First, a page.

In still other cases, the MDU owner owns the Wi-Fi infrastructure and FishGrin manages the service, charging the customer a wholesale rate or management fee.
"The best from our perspective is where we own the equipment and charge a wholesale rate," Fishman says. "It's easier if we don't have to bill the end user -- we avoid all the usual bill paying problems. And owning the equipment allows us more flexibility -- since some of our installs aren't local, it allows us greater control of the equipment."
FishGrin has used technology from more than one vendor, but recently standardized on Cisco access points -- the Aironet 1200 series -- and routers, where they're needed. In some cases, if the backhaul is a T1 line rather than business-grade DSL, the T1 provider supplies the router, Fishman notes.
It also supplies client equipment where needed, USB and PCMCIA Wi-Fi network interface devices, mostly from Proxim. It charges only a refundable deposit. "But more and more subscribers are using their own," he says. "There's less and less need for us to provide it."
FishGrin's WISP business appears stable and on the point of growing. Fishman says the company is in talks with other single- and multiple-property owners.
The MDU market, however, is not an easy one.
MDU owners are typically not looking for suppliers of this kind of service. One reason, Fishman says, is that many were burned in the 1990s by providers that promised wireline-based solutions, but couldn't deliver -- in some cases after the owners invested in the technology provider.
There is an upside and downside to this. FishGrin doesn't often face competitive quoting situations. In fact, Fishman insists the company has few direct competitors. On the other hand, MDU owners -- once burned, twice shy -- often need to be educated or re-educated on the benefits of providing tenants a high-speed Internet service, and the lower risk involved in using Wi-Fi.
Some also balk at paying FishGrin to provide the service. They want to do it themselves -- which is one reason the company decided to license its back-end software. Besides do-it-yourself MDU owners, it hopes to sell the product to other service providers as well.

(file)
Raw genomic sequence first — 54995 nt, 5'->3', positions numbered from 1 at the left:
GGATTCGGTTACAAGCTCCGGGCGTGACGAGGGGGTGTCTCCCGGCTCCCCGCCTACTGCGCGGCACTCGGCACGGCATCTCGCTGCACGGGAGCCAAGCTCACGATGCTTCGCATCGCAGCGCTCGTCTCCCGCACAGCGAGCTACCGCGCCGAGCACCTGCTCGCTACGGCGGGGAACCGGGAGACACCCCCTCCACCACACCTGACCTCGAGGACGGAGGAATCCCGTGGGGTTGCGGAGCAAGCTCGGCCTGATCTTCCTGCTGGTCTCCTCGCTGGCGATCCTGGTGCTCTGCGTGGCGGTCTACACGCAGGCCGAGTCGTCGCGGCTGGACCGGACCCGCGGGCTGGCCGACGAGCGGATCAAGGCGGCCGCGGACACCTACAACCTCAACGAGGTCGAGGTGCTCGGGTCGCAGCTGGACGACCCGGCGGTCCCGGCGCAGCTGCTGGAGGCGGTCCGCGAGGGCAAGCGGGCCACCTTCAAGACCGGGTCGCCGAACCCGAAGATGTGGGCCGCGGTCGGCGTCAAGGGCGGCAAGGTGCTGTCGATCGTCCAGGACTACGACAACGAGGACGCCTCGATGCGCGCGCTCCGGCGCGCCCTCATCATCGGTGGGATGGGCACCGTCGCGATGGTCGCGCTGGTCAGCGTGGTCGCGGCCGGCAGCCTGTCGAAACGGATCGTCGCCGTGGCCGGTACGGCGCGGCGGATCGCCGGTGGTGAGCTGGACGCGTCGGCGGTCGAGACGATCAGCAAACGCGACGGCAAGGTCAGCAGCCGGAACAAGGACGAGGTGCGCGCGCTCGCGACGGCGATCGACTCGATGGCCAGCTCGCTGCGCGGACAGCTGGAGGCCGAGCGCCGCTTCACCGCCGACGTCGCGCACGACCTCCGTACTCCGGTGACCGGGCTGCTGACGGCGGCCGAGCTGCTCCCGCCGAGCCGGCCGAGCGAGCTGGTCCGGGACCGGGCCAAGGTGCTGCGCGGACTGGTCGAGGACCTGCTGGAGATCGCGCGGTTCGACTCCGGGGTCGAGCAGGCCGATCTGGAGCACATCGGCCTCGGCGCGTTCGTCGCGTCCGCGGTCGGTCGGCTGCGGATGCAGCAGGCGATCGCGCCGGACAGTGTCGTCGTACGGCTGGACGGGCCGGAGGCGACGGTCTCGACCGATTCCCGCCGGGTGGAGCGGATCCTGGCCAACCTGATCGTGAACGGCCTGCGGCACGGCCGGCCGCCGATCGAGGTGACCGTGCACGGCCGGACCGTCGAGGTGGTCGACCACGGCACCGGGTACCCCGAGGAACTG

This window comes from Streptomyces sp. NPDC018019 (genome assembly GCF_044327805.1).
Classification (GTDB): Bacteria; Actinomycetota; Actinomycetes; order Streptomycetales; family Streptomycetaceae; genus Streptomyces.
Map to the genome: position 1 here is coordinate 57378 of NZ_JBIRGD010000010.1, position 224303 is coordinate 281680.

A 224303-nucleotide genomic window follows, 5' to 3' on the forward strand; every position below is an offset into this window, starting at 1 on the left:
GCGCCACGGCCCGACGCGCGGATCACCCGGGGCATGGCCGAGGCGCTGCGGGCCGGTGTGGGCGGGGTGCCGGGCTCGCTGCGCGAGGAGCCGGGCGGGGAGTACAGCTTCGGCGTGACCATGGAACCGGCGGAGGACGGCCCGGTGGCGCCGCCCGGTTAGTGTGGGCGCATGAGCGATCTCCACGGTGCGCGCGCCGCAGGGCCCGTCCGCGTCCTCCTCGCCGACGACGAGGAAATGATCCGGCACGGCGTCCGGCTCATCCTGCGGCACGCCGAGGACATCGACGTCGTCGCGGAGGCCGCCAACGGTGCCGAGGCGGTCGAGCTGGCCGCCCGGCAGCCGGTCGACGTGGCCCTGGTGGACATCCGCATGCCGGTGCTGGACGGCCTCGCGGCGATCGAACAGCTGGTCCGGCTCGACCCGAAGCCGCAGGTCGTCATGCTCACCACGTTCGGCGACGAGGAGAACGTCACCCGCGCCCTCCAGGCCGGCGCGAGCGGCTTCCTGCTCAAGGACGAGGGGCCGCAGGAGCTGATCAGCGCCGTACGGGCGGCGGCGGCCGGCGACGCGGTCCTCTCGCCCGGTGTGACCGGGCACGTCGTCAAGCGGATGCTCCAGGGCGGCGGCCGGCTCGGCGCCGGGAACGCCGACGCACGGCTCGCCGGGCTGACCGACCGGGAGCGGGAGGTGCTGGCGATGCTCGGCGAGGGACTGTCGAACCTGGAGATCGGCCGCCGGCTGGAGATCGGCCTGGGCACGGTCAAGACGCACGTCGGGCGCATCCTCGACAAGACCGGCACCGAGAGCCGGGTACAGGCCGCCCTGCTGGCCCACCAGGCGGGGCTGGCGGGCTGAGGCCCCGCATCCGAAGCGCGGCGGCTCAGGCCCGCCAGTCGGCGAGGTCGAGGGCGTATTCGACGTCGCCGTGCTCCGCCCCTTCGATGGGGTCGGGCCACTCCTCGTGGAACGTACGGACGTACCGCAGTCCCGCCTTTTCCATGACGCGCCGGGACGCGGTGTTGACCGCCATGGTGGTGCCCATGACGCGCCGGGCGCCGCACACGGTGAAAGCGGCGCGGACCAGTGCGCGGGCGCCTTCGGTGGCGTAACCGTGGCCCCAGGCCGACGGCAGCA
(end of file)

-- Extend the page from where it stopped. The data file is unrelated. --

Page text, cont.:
The software will allow do-it-yourself MDU owners and service providers to register new users or let them self-register. It sets up the necessary security within the wireless network -- after verification of payment in cases where the owner is charging for service. New users can get online within 10 minutes of signing up.
The product includes "complete CRM functionality," tightly integrated with help desk services. This includes an automated process for escalating technically challenging problems.
Help desk agents access the system via a customized Web-based interface that allows them to troubleshoot user issues, access all network components for remote diagnostics and view customer information from the CRM system as well.
System Administrators can get a view of an entire network on one screen, making it easy to detect problems before customers call in. They can also e-mail or page tech support agents from within the program.
The software includes automated billing functionality. It can either automatically bill credit cards or create monthly invoices through integration with the popular small business accounting package Quickbooks from Intuit. The package also generates reports on all aspects of the business.
Could FishGrin end up cannibalizing its WISP business by selling its secret-sauce software? "Sure, if we did it wrong," Fishman concedes. He has no intention of doing it wrong, however. The company will only sell to non-competing service providers -- those working in RV parks and marinas, for example -- and it will only sell to MDU owners it can't convince to let FishGrin manage the service for them.